What follows here is my adaption of the scenario for a game, with a fictional Seven Years War backdrop, to be played using Classic Piquet rules. Because of the armies and the rules, changes have been made to the detail of the scenario, but the general underlying ‘plot’, terrain and overall force sizes are mostly unchanged. 


“A “reserve demolition” is the modern parlance for a bridge prepared for demolition but which must not be destroyed until the time is right.”

The year is 1759 and Frederick the Great has been rebuffed at Kunnersdorf. His army has ceased to exist as a fighting force capable of strategic action. Nothing but small forces now remain between the Russians and Berlin. Frederick has given orders that all bridges that might be used by the enemy are to be prepared for demolition. They are not to be blown without direct orders from the King as he might yet use them, if he is given time to concentrate a new army, for a counter-stroke.


The object of the scenario is a single stone bridge that crosses a deep and swiftly flowing river.  At either end of the bridge three ‘town sections’ make up a small village. Due east of the village, commanding a crossroads, is a walled farm (single ‘town section’). North of the farm is an open wood (type II terrain), south of it a small gently sloping hill (type I terrain). To the south east a large, steeply sloping, flat topped hill dominates the whole area (slopes are type II terrain). All other terrain is ‘virtual’. In the photo above, the 'chain-line' marks the limit of Prussian deployment east of the river.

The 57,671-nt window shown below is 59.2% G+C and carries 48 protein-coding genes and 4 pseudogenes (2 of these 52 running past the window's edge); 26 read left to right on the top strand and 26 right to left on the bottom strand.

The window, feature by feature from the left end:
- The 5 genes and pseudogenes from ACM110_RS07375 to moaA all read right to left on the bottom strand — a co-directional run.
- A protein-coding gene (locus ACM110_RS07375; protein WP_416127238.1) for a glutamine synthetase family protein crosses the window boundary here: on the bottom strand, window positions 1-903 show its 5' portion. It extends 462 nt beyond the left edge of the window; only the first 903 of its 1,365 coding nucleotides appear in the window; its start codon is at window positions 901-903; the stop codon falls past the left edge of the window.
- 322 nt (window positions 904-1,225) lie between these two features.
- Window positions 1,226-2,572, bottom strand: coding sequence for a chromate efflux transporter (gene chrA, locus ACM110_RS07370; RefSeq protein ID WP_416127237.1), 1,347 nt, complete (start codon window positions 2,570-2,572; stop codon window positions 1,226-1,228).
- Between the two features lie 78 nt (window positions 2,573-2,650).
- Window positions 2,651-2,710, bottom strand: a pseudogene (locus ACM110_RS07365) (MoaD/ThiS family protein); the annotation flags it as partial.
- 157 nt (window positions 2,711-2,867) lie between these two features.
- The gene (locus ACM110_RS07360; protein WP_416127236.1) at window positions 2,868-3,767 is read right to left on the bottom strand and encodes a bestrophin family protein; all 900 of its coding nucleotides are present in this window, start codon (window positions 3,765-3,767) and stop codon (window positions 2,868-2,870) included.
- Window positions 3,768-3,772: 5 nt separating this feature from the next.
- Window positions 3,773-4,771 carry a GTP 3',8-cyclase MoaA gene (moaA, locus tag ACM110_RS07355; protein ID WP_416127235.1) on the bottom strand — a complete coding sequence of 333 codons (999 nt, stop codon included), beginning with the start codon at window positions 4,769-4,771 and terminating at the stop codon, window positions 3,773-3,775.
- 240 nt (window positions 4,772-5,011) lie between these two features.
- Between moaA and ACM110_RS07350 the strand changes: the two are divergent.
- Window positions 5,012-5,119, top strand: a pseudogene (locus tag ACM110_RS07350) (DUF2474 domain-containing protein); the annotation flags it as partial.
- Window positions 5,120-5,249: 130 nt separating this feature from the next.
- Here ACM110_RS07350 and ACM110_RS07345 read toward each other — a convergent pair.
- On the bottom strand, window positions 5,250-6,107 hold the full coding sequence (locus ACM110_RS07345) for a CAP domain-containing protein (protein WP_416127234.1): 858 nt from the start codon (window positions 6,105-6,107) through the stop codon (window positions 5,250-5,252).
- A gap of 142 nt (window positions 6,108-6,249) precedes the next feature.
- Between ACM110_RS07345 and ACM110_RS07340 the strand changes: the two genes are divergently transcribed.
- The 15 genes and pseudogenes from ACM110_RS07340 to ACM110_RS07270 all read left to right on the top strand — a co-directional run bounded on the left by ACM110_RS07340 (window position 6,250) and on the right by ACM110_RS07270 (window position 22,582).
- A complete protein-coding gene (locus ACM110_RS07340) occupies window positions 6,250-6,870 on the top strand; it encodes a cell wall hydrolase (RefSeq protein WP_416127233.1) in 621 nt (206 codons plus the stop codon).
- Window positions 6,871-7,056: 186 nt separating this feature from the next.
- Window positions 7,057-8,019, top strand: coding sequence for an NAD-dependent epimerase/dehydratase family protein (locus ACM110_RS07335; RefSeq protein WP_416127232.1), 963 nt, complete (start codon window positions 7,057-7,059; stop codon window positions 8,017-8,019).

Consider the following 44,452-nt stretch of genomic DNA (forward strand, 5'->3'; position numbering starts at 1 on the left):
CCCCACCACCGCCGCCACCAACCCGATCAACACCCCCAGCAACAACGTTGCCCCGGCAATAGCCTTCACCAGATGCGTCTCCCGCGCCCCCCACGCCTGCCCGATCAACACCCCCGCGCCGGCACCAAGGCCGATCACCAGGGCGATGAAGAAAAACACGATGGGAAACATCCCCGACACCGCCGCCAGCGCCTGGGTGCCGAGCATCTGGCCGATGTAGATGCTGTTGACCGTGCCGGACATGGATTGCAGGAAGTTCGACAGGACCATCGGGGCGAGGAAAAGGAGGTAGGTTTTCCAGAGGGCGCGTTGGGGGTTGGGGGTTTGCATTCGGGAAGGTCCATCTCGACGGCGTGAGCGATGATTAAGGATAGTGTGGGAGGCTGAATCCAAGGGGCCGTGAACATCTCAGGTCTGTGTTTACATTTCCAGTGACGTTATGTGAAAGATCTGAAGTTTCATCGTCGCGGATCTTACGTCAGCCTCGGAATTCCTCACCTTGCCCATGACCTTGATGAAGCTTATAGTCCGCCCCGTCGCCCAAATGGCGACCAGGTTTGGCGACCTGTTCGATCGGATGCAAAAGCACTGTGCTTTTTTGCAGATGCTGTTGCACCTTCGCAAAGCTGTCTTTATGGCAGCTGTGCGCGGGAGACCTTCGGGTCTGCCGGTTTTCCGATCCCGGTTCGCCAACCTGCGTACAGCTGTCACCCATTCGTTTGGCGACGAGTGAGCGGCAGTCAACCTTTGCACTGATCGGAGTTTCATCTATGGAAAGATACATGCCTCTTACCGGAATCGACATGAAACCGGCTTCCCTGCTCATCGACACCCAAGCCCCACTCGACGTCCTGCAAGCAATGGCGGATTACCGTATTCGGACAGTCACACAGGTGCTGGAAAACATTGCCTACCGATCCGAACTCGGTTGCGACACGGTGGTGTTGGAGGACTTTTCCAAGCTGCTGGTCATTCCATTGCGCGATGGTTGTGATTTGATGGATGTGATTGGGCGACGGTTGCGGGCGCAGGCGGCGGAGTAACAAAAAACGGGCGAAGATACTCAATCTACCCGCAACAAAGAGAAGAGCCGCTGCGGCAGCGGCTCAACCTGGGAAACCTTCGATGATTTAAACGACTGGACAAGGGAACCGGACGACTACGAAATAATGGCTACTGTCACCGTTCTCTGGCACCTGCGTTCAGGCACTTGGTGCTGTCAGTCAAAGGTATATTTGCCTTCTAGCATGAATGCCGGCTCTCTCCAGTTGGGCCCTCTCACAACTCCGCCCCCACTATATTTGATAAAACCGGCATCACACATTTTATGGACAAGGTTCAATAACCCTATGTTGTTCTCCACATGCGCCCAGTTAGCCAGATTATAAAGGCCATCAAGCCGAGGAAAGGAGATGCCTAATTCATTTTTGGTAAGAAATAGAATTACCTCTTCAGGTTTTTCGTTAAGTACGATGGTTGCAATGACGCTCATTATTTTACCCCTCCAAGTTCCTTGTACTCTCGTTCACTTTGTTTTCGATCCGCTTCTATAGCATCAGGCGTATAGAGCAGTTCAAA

• Commander in chief, four field officers. 
  • 2 units of elite grenadiers – Fire D12, Melee D8, Morale D8. 
  • 6 units of line infantry - Fire D10, Melee D8, Morale D6. 
  • 2 units of elite cuirassier – Fire D4, Melee D12, Morale D8. 
  • 1 unit of elite horse grenadiers – Fire D6, Melee D10, Morale D8. 
  • 1 unit of dragoons - Fire D6, Melee D8, Morale D6.
  • 2 units of hussars – Fire D8, Melee D6, Morale D6. 
  • 1 heavy artillery battery – Fire D10, Melee D4, Morale D6. 
  • 1 medium howitzer battery – Fire D8, Melee D4, Morale D6. 
  • Note: Officer Quality deduct - 2; Unit Quality - no change; Opportunity Chips - 3; Army Characterisation Deck cards (divisor 4) - 3; Sapper Task - D6.

Capture the bridge intact.

You command an advance guard tasked with seizing a vital bridge over which the main army will cross to reach Berlin and end the war. You can advance on the bridge from any of three directions east of the river – using the east road, the north road, or the south road. You can divide your force into two columns, sending one by a circuitous route and approach from two directions, or keep your force concentrated and approach from just one.